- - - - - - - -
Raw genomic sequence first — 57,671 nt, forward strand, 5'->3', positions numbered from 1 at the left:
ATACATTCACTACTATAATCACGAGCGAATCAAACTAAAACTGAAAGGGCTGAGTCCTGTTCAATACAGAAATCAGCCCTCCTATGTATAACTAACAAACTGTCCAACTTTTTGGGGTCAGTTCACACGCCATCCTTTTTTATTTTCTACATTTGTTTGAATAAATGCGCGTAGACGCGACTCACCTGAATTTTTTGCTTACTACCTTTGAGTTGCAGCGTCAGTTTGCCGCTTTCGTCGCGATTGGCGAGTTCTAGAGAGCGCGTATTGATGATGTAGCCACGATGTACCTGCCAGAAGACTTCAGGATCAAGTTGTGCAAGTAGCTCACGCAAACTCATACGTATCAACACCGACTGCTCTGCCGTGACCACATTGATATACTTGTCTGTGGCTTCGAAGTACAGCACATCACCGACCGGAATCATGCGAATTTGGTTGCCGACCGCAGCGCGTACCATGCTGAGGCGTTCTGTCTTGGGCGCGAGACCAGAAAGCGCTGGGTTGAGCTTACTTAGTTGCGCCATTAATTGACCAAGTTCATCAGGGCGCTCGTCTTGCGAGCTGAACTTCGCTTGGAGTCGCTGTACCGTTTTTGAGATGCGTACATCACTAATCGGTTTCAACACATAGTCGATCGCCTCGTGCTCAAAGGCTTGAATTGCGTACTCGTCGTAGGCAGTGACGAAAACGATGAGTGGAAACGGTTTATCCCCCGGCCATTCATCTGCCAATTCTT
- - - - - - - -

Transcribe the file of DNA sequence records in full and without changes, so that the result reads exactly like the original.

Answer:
Raw genomic sequence first — 57,671 nt, forward strand, 5'->3', positions numbered from 1 at the left:
ATACATTCACTACTATAATCACGAGCGAATCAAACTAAAACTGAAAGGGCTGAGTCCTGTTCAATACAGAAATCAGCCCTCCTATGTATAACTAACAAACTGTCCAACTTTTTGGGGTCAGTTCACACGCCATCCTTTTTTATTTTCTACATTTGTTTGAATAAATGCGCGTAGACGCGACTCACCTGAATTTTTTGCTTACTACCTTTGAGTTGCAGCGTCAGTTTGCCGCTTTCGTCGCGATTGGCGAGTTCTAGAGAGCGCGTATTGATGATGTAGCCACGATGTACCTGCCAGAAGACTTCAGGATCAAGTTGTGCAAGTAGCTCACGCAAACTCATACGTATCAACACCGACTGCTCTGCCGTGACCACATTGATATACTTGTCTGTGGCTTCGAAGTACAGCACATCACCGACCGGAATCATGCGAATTTGGTTGCCGACCGCAGCGCGTACCATGCTGAGGCGTTCTGTCTTGGGCGCGAGACCAGAAAGCGCTGGGTTGAGCTTACTTAGTTGCGCCATTAATTGACCAAGTTCATCAGGGCGCTCGTCTTGCGAGCTGAACTTCGCTTGGAGTCGCTGTACCGTTTTTGAGATGCGTACATCACTAATCGGTTTCAACACATAGTCGATCGCCTCGTGCTCAAAGGCTTGAATTGCGTACTCGTCGTAGGCAGTGACGAAAACGATGAGTGGAAACGGTTTATCCCCCGGCCATTCATCTGCCAATTCTT